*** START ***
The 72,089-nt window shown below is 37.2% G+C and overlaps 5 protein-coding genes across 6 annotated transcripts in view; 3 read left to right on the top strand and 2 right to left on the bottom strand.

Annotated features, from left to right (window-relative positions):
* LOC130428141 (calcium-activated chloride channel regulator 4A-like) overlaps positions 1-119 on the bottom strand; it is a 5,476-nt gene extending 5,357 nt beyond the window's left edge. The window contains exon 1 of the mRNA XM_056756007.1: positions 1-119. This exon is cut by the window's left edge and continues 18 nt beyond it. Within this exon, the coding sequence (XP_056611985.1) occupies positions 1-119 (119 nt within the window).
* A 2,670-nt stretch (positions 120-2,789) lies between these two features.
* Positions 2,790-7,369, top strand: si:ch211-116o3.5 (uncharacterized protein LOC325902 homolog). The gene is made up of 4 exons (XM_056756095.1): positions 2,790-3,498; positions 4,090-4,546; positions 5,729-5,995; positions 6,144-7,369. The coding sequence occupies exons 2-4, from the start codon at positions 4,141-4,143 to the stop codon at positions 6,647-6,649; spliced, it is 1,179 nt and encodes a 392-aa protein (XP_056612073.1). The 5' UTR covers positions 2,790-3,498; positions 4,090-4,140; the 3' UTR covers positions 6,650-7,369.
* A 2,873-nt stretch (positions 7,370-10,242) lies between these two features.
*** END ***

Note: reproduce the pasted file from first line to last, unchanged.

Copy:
The 72,089-nt window shown below is 37.2% G+C and overlaps 5 protein-coding genes across 6 annotated transcripts in view; 3 read left to right on the top strand and 2 right to left on the bottom strand.

Annotated features, from left to right (window-relative positions):
* LOC130428141 (calcium-activated chloride channel regulator 4A-like) overlaps positions 1-119 on the bottom strand; it is a 5,476-nt gene extending 5,357 nt beyond the window's left edge. The window contains exon 1 of the mRNA XM_056756007.1: positions 1-119. This exon is cut by the window's left edge and continues 18 nt beyond it. Within this exon, the coding sequence (XP_056611985.1) occupies positions 1-119 (119 nt within the window).
* A 2,670-nt stretch (positions 120-2,789) lies between these two features.
* Positions 2,790-7,369, top strand: si:ch211-116o3.5 (uncharacterized protein LOC325902 homolog). The gene is made up of 4 exons (XM_056756095.1): positions 2,790-3,498; positions 4,090-4,546; positions 5,729-5,995; positions 6,144-7,369. The coding sequence occupies exons 2-4, from the start codon at positions 4,141-4,143 to the stop codon at positions 6,647-6,649; spliced, it is 1,179 nt and encodes a 392-aa protein (XP_056612073.1). The 5' UTR covers positions 2,790-3,498; positions 4,090-4,140; the 3' UTR covers positions 6,650-7,369.
* A 2,873-nt stretch (positions 7,370-10,242) lies between these two features.